At a recent debate entitled, “The wild wild web – who polices the internet?” South Africa’s most famous political cartoonist, Jonathan Shapiro (better known as Zapiro) spoke about a racist, right-wing website that had published some of his work.
They had used it out of context in order to support their agenda. His concern was that people would find the site when searching for him and think that he endorsed their beliefs.
Unfortunately the web is pretty wild and we have very little control over what other people put up – even if they say slanderous things against us.
*Leila, a successful financial director, had a problem with an online stalker who mentioned her name on a variety of high-traffic sites, even creating a fake Facebook account and a blog with Leila’s name.
“She was obsessed. I don’t even know what I did to get her attention. She said I’d slept my way to the top and mentioned my company. One of my colleagues came across her blog and told me about it. It was frightening and embarrassing; I felt helpless.”
Of course, sometimes we are our own worst enemy. If you’ve ever made a rash comment or posted an ill-considered blog entry, you know how negatively it can affect your reputation. Even if you remove it, it will still be cached by Google, Yahoo and many other search engines for quite a while.
So what can you do to repair and protect your online reputation?
1. Push harmful messages down the search rankings.
Create and update your own content regularly. This can be done with a webpage, blog, LinkedIn profile, Facebook page and Twitter account. The most frequently updated, visited and (crucially) linked-to sites will move up the search engine rankings the fastest, so make sure you’re communicating online more than a malicious nut-job. People rarely look past the first few pages of results, so casual character assassins won’t get noticed.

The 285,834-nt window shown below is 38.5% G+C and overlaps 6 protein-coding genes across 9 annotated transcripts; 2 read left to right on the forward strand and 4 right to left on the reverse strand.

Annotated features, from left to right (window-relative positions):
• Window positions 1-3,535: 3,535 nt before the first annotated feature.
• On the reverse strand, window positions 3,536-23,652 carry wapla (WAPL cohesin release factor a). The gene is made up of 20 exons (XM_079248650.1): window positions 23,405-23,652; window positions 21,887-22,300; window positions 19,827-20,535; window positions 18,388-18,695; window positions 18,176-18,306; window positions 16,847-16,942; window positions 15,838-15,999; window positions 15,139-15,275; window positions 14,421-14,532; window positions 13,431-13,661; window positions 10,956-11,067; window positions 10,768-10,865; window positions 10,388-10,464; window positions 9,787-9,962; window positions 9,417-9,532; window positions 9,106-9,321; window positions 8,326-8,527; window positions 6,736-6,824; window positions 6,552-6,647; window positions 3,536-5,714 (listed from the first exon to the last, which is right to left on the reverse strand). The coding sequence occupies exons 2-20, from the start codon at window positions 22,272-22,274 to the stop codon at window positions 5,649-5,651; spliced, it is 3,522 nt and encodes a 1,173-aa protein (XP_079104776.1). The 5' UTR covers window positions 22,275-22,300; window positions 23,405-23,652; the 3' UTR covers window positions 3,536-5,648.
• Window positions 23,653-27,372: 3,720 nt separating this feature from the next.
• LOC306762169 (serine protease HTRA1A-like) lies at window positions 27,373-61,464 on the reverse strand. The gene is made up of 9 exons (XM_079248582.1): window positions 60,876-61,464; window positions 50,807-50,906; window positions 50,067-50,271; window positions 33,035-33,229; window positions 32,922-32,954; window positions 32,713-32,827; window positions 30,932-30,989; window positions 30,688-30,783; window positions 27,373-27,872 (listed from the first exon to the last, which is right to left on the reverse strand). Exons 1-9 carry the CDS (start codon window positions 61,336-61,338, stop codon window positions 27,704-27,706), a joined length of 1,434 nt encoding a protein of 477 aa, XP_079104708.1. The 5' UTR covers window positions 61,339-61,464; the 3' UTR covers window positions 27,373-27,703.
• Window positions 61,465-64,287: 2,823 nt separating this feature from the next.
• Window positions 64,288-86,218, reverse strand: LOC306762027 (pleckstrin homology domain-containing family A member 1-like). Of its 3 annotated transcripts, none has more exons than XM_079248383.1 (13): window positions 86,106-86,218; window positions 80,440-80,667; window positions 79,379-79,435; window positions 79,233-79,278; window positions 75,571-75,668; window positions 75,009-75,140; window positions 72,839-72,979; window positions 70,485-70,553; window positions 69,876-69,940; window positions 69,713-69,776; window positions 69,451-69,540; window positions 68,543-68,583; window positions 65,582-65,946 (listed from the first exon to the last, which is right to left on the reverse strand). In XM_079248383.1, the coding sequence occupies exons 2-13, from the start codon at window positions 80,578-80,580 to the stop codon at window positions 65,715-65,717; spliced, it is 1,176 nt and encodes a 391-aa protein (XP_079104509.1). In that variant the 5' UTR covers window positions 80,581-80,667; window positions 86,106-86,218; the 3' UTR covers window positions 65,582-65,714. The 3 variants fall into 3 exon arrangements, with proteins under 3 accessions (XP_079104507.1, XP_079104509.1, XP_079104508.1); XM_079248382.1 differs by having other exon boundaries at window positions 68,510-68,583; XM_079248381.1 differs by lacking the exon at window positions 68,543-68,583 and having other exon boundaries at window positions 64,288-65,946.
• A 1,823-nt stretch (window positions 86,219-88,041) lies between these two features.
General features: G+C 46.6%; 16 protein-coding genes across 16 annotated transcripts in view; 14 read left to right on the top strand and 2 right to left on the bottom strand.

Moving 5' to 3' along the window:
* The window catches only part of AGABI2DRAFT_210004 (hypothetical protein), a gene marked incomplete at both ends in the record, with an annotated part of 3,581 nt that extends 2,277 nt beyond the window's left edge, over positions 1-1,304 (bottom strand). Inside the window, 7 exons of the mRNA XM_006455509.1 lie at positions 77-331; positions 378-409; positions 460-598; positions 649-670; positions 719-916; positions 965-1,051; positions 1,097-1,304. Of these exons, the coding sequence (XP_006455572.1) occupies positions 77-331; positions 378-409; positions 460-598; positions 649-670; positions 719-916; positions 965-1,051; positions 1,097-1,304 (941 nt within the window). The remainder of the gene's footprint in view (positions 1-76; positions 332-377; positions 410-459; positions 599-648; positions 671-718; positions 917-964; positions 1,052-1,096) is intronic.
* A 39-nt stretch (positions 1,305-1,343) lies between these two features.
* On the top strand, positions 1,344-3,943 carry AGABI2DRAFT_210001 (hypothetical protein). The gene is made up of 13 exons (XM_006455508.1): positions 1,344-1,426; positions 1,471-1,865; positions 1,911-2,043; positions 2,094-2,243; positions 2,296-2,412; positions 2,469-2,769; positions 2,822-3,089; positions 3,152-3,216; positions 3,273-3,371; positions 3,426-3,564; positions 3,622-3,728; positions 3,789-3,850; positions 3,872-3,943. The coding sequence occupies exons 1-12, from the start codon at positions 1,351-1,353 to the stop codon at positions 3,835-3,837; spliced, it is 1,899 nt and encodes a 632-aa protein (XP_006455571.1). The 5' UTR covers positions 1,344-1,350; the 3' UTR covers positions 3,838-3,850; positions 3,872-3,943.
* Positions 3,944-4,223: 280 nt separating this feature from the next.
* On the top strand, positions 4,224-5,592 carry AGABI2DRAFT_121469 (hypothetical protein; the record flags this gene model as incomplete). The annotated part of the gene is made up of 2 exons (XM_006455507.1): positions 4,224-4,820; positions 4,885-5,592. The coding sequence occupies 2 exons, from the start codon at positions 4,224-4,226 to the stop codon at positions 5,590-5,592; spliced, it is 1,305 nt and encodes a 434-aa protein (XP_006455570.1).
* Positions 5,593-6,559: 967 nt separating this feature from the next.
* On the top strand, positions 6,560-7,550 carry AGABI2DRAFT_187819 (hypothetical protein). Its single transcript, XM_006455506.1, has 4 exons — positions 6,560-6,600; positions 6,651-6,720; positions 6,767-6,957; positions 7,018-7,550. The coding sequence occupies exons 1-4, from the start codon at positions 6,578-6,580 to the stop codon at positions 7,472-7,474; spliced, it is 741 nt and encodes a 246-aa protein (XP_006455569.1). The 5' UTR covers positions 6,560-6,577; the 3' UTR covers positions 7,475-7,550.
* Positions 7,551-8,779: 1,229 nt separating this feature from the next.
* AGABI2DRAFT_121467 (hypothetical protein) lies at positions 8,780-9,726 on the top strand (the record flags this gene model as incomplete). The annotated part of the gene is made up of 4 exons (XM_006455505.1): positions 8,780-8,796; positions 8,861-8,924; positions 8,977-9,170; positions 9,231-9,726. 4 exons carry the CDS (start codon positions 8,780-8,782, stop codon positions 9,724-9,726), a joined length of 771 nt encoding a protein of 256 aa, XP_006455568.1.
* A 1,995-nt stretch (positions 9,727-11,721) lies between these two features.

2. Delete, delete, delete.
Take a close look at what you have willingly put out there. Untag Facebook photos that may be harmful to you or others. Remove your YouTube account entirely if you posted a video of that stripper at your bachelor party. Even if you don’t control the content, you can request that it be removed on the grounds that it is defamatory, or harmful to your reputation. Most service providers (like Facebook) are willing to remove such content since they prefer to avoid any chance of legal action.
3. Be sensible.
It’s very old advice, but people still forget it – do not volunteer too much personal information. Stalkers can use this in their efforts to discredit you, never mind the more obvious implications of physical safety and harassment. It also reflects poorly on your sense of discretion.
4. Say sorry.
You said something rude or nasty and now you’re being lambasted for your poor judgement. Eat a slice of humble pie and apologise unconditionally for whatever you said or did. A little contrition shows that you are mature enough to admit your mistakes and brave enough to take responsibility for them.
5. Control how others find out.
You’ve done everything you can to protect your online reputation, but negative pages still keep showing up in searches. Take charge by making sure you’re the one who informs friends, family and colleagues about it. This lets you get your side of the story across and assures people that you are trying to put an end to the damage.
It’s worth remembering that malicious gossip, stalking and negative publicity existed long before the internet. And all the same traits we used for those situations – honesty, humility, self-respect and good old-fashioned common sense – are the ones that work online.
If anything, the net gives you more control over your reputation than ever before. So don’t despair, repair. You’d be surprised at how easy it is once you start.